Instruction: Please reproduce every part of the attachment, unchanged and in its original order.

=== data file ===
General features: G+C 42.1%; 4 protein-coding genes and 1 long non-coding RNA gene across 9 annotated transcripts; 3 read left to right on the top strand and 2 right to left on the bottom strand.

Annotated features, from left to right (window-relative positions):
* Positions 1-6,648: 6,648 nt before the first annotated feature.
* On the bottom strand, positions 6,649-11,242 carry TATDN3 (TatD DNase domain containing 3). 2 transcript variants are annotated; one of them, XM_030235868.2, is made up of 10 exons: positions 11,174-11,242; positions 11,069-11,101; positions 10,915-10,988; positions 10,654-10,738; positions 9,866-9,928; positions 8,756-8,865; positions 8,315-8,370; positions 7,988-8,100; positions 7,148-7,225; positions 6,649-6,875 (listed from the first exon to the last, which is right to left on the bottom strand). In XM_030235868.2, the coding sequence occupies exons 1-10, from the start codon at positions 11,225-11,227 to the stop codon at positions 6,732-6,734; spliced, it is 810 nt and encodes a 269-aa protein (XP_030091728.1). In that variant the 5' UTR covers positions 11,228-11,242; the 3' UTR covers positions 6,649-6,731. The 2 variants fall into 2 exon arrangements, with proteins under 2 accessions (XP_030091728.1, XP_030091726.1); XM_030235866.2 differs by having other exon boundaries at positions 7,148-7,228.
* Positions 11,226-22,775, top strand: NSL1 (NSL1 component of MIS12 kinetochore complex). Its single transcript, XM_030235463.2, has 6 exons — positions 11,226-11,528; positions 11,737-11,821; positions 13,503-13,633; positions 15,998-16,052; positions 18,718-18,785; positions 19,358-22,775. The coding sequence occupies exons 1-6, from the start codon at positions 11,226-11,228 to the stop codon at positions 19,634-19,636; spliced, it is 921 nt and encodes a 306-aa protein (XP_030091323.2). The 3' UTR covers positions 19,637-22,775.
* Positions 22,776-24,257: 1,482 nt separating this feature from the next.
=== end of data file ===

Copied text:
General features: G+C 42.1%; 4 protein-coding genes and 1 long non-coding RNA gene across 9 annotated transcripts; 3 read left to right on the top strand and 2 right to left on the bottom strand.

Annotated features, from left to right (window-relative positions):
* Positions 1-6,648: 6,648 nt before the first annotated feature.
* On the bottom strand, positions 6,649-11,242 carry TATDN3 (TatD DNase domain containing 3). 2 transcript variants are annotated; one of them, XM_030235868.2, is made up of 10 exons: positions 11,174-11,242; positions 11,069-11,101; positions 10,915-10,988; positions 10,654-10,738; positions 9,866-9,928; positions 8,756-8,865; positions 8,315-8,370; positions 7,988-8,100; positions 7,148-7,225; positions 6,649-6,875 (listed from the first exon to the last, which is right to left on the bottom strand). In XM_030235868.2, the coding sequence occupies exons 1-10, from the start codon at positions 11,225-11,227 to the stop codon at positions 6,732-6,734; spliced, it is 810 nt and encodes a 269-aa protein (XP_030091728.1). In that variant the 5' UTR covers positions 11,228-11,242; the 3' UTR covers positions 6,649-6,731. The 2 variants fall into 2 exon arrangements, with proteins under 2 accessions (XP_030091728.1, XP_030091726.1); XM_030235866.2 differs by having other exon boundaries at positions 7,148-7,228.
* Positions 11,226-22,775, top strand: NSL1 (NSL1 component of MIS12 kinetochore complex). Its single transcript, XM_030235463.2, has 6 exons — positions 11,226-11,528; positions 11,737-11,821; positions 13,503-13,633; positions 15,998-16,052; positions 18,718-18,785; positions 19,358-22,775. The coding sequence occupies exons 1-6, from the start codon at positions 11,226-11,228 to the stop codon at positions 19,634-19,636; spliced, it is 921 nt and encodes a 306-aa protein (XP_030091323.2). The 3' UTR covers positions 19,637-22,775.
* Positions 22,776-24,257: 1,482 nt separating this feature from the next.